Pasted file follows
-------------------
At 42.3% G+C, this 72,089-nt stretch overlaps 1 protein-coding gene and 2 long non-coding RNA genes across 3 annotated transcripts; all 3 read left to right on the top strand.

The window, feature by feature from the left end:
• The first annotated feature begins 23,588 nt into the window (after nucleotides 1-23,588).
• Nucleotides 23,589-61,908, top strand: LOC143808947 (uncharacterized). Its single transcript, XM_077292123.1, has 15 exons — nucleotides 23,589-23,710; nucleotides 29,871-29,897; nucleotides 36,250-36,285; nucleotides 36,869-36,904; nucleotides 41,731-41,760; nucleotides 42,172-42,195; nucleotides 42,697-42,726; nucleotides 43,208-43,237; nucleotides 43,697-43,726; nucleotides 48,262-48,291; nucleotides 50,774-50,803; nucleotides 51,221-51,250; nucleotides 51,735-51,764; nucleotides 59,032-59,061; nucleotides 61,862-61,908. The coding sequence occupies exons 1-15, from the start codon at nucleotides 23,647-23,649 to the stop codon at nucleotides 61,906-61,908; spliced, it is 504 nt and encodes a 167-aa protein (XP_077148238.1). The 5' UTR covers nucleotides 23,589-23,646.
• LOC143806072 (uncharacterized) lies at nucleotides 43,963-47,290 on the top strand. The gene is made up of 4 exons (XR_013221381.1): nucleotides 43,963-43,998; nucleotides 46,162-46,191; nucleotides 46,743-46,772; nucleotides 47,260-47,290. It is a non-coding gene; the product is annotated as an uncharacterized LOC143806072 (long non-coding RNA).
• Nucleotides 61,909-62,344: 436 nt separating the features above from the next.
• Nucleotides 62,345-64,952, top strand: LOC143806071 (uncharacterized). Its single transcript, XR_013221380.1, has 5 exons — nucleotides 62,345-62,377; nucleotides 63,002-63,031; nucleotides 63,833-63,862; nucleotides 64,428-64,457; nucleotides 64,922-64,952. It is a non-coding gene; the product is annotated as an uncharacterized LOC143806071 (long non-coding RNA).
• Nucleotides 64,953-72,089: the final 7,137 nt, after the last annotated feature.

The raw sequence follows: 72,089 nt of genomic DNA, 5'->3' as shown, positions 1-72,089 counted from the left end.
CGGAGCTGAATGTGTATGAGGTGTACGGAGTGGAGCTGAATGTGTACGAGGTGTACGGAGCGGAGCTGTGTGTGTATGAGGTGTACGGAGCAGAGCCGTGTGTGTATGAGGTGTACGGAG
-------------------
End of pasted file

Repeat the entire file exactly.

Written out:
At 42.3% G+C, this 72,089-nt stretch overlaps 1 protein-coding gene and 2 long non-coding RNA genes across 3 annotated transcripts; all 3 read left to right on the top strand.

The window, feature by feature from the left end:
• The first annotated feature begins 23,588 nt into the window (after nucleotides 1-23,588).
• Nucleotides 23,589-61,908, top strand: LOC143808947 (uncharacterized). Its single transcript, XM_077292123.1, has 15 exons — nucleotides 23,589-23,710; nucleotides 29,871-29,897; nucleotides 36,250-36,285; nucleotides 36,869-36,904; nucleotides 41,731-41,760; nucleotides 42,172-42,195; nucleotides 42,697-42,726; nucleotides 43,208-43,237; nucleotides 43,697-43,726; nucleotides 48,262-48,291; nucleotides 50,774-50,803; nucleotides 51,221-51,250; nucleotides 51,735-51,764; nucleotides 59,032-59,061; nucleotides 61,862-61,908. The coding sequence occupies exons 1-15, from the start codon at nucleotides 23,647-23,649 to the stop codon at nucleotides 61,906-61,908; spliced, it is 504 nt and encodes a 167-aa protein (XP_077148238.1). The 5' UTR covers nucleotides 23,589-23,646.
• LOC143806072 (uncharacterized) lies at nucleotides 43,963-47,290 on the top strand. The gene is made up of 4 exons (XR_013221381.1): nucleotides 43,963-43,998; nucleotides 46,162-46,191; nucleotides 46,743-46,772; nucleotides 47,260-47,290. It is a non-coding gene; the product is annotated as an uncharacterized LOC143806072 (long non-coding RNA).
• Nucleotides 61,909-62,344: 436 nt separating the features above from the next.
• Nucleotides 62,345-64,952, top strand: LOC143806071 (uncharacterized). Its single transcript, XR_013221380.1, has 5 exons — nucleotides 62,345-62,377; nucleotides 63,002-63,031; nucleotides 63,833-63,862; nucleotides 64,428-64,457; nucleotides 64,922-64,952. It is a non-coding gene; the product is annotated as an uncharacterized LOC143806071 (long non-coding RNA).
• Nucleotides 64,953-72,089: the final 7,137 nt, after the last annotated feature.

The raw sequence follows: 72,089 nt of genomic DNA, 5'->3' as shown, positions 1-72,089 counted from the left end.
CGGAGCTGAATGTGTATGAGGTGTACGGAGTGGAGCTGAATGTGTACGAGGTGTACGGAGCGGAGCTGTGTGTGTATGAGGTGTACGGAGCAGAGCCGTGTGTGTATGAGGTGTACGGAG